ObamaCare At The Supreme Court, Day Two: The Mandate Under The Microscope
As I noted in my preview on Sunday, today was the day that the Supreme Court considered the issue that most everyone considers to be at the center of the debate over the Affordable Care act, the constitutionality of the individual mandate, the question of just how far Congressional power under the Commerce Clause extends, and the issue of whether the Supreme Court perhaps had gone too far in defer to the political branches when it comes to the limitations set forth in Article I, Section 8. Not surprisingly, then, there was another reound of protests outside the Supreme Court Building this morning as each side presented their arguments for or against the health care reform law as if they were running an election campaign. Inside the Court, however, it was all about the law and the general consensus seems to be that the Government came away from the morning with the distinct danger that the centerpiece of their landmark legislature was in danger of being declared unconstitutional:
The Supreme Court’s conservative justices appeared deeply skeptical that the Constitution gives Congress the power to compel Americans to either purchase health insurance or pay a penalty, as the court completed two hours of debate Tuesday on the key component of the nation’s health-care overhaul law.
Justice Anthony M. Kennedy, traditionally the justice most likely to side with the court’s liberals, suggested that the 2010 Patient Protection and Affordable Care Act invoked a power “beyond what our cases allow” the Congress to wield in regulating interstate commerce.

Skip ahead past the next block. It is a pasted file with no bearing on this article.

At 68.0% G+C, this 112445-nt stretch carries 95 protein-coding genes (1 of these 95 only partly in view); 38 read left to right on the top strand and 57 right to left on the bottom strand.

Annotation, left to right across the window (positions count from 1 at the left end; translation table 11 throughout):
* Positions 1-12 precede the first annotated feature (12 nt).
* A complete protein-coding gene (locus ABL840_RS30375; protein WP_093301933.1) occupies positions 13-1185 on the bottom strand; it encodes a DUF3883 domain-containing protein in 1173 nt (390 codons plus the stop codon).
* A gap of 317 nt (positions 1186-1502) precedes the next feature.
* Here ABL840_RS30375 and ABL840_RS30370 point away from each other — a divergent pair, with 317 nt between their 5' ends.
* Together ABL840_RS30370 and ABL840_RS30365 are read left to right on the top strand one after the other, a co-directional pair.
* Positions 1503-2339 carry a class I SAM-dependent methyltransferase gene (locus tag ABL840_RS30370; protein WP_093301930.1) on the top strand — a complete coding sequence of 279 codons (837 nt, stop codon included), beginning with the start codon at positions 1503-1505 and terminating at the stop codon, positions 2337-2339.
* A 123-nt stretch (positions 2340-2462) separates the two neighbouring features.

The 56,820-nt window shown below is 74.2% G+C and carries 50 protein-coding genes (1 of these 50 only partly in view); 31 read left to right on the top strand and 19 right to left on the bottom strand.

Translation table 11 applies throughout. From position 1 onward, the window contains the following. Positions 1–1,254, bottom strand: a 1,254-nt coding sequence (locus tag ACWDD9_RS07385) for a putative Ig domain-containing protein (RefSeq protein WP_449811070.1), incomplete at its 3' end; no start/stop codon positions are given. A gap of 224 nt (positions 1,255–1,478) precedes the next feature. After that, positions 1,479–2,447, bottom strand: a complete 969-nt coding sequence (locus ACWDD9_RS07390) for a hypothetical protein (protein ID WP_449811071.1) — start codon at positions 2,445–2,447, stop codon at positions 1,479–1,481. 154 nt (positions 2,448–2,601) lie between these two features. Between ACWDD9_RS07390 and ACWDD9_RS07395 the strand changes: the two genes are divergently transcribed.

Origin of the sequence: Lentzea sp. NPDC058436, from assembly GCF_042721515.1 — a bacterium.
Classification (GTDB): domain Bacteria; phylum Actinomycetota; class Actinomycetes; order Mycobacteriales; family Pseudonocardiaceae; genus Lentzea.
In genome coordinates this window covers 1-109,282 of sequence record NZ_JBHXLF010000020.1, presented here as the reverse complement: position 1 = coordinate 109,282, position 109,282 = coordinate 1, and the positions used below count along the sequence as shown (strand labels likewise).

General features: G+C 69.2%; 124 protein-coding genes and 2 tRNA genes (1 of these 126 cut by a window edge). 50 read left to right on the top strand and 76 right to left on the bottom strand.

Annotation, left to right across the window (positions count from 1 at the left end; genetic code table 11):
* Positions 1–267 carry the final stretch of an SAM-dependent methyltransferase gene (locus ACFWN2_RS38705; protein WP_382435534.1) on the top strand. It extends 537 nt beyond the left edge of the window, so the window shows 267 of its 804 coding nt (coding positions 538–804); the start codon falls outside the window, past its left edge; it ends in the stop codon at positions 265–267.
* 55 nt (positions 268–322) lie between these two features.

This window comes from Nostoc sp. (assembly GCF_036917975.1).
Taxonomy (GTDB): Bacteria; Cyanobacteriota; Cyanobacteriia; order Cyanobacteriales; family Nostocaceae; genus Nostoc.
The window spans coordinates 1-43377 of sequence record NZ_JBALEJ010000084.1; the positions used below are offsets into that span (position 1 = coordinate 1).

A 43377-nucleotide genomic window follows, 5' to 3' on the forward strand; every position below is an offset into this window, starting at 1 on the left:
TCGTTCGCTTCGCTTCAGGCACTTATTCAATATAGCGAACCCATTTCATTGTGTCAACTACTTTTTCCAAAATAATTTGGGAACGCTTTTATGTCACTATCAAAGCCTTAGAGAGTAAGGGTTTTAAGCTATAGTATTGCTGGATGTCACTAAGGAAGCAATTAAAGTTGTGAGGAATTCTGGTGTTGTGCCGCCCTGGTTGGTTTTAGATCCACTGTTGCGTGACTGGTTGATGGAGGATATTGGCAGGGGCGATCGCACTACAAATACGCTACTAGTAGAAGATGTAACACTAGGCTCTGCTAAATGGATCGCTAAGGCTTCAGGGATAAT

“Can you create commerce in order to regulate it?” he asked.
The arguments revealed a familiar alignment of the court. Its four liberal justices, appointed by Democratic presidents Bill Clinton and Barack Obama, supported the government’s argument. But one of the five conservatives appointed by Republican presidents Ronald Reagan, George H.W. Bush and George W. Bush would be needed to uphold the act, and all at some point resisted the government’s position. Their sharp questioning raised doubts about whether the individual insurance mandate could survive the Supreme Court’s historic review.
Kennedy and Chief Justice John G. Roberts Jr. would seem to hold the key to the court’s eventual decision, which likely will come near the end of the court’s term in June. But a caveat is appropriate: while the justices’ questions often foreshadow their decisions, that is not always the case, especially in cases with high stakes and constitutional questions.
The question of the limits of government power has animated the nation’s debate over the health-care law since it was passed by a Democratic Congress in 2010. The law, President Obama’s signature domestic initiative, has been roundly denounced by Republican officeholders and the candidates vying to run against him in the November presidential election.
U.S. Solicitor General Donald B. Verrilli Jr., representing the government, was the first to argue Tuesday, and he immediately found himself assailed by skeptical questions from some of the court’s conservatives. The lawyers for the parties challenging the law were scheduled to present their arguments after Verrilli.
“So if I’m in any market at all, my failure to purchase subjects me to regulation?” Justice Antonin Scalia wanted to know. The court’s longest-serving justice had been seen by some of the law’s proponents as a potential ally because of a past decision in which he said the Constitution’s Commerce Clause, which allows Congress to regulate interstate commerce, gave it power in cases involving the national economy.